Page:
Miniware makes tiny things. The company specialises in shrinking usually bulky and hefty equipment into tiny pocket-sized gadget while sacrificing the least amount of features. Naturally, this is a tricky feat which requires a good bit of engineering know-how.
Best known in the maker circles for their TS-series soldering irons, Miniware is a company which produces quite the array of products – from tiny portable oscilloscopes and logic analysers to SMD tweezers (our review here) and more. So far we’ve had quite a positive experience with their products, and the general community consensus is similar.
This is why we’ve already got high hopes for the review unit we’ve got in our hands – the MDP-P906 PSU. The manufacturer provided us with the unit free of charge, but does not in any way influence our opinions stated here.
Measurement equipment is a key part of an electronic workbench – and there’s no doubt good equipment is necessary for any serious work in the ﬁeld. Companies like Tektronix, Agilent and Fluke are among the biggest and most respected brands in the ﬁeld – with an iron grasp over the market. Many of these mainstream options can be bulky or impractical in some usage scenarios.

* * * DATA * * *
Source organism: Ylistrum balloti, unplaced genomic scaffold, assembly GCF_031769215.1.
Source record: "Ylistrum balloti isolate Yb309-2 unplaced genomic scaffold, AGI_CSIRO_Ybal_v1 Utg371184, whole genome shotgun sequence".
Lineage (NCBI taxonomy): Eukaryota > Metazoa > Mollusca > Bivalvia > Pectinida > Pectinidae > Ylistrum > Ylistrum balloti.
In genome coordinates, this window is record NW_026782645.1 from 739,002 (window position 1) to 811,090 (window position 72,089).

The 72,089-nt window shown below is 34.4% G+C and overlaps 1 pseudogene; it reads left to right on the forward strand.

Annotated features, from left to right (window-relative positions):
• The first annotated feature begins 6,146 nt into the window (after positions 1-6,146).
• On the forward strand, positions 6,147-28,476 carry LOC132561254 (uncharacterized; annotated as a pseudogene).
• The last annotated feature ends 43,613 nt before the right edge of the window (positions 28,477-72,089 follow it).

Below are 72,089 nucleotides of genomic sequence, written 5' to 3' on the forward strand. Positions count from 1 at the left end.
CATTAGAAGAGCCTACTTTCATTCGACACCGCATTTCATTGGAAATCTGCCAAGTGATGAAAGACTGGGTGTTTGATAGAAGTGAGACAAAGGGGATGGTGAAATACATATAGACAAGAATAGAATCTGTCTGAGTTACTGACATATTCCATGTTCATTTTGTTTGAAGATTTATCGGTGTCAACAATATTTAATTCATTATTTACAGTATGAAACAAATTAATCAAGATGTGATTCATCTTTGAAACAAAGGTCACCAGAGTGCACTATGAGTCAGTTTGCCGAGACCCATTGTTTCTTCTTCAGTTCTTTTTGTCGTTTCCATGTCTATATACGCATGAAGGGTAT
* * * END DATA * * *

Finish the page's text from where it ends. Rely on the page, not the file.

This is why today, hauling from China’s edesign we have the D71 Smart Tweezers -a lightweight piece of measurement kit meant to be used for quick checks and component identiﬁcation – for an impressive $70. It’s clear that a lot of engineering has went into making these as compact and affordable as possible while maintaining an appropriate level of accuracy in measurements.
The attractively-styled box opens up to reveal a nifty hard-shell carrying case in which the unit itself lies within. Well, calling it a “unit” is a bit of a misnomer – as the DT71 features two distinct parts in its construction – the tweezer tip base (which contains the two batteries powering the DT71) and the measurement processor which simply attaches atop with a 4-pin TRRS jack. This provides enough connections to enable full differential measurement – one of the big highlights of the tweezers.
But what do they exactly do? Quite a lot, actually! The basic functionality is that of an LCR meter – measuring resistance, capacitance, inductance, frequency, voltage and also offering diode testing. There’s also a built-in rudimentary signal generator and a nifty auto-identiﬁcation mode which also supports secondary readings (likely due to using a more complex waveform while measuring). The battery life is great – easily reaching 12h of constant use on one charge. Standby battery drain is negligible, especially with the controller head unplugged.
Physically, these are gorgeous. There’s no springs or other mechanical tensioners. Instead, e-design decided to put in two sets of magnets which perfectly balance out and offer just the right amount of resistance to emulate a physical spring. This both offers a better feeling device and a higher quality construction with less moving parts prone to wear and tear. One minor design quirk is the capacitive button used for all operations.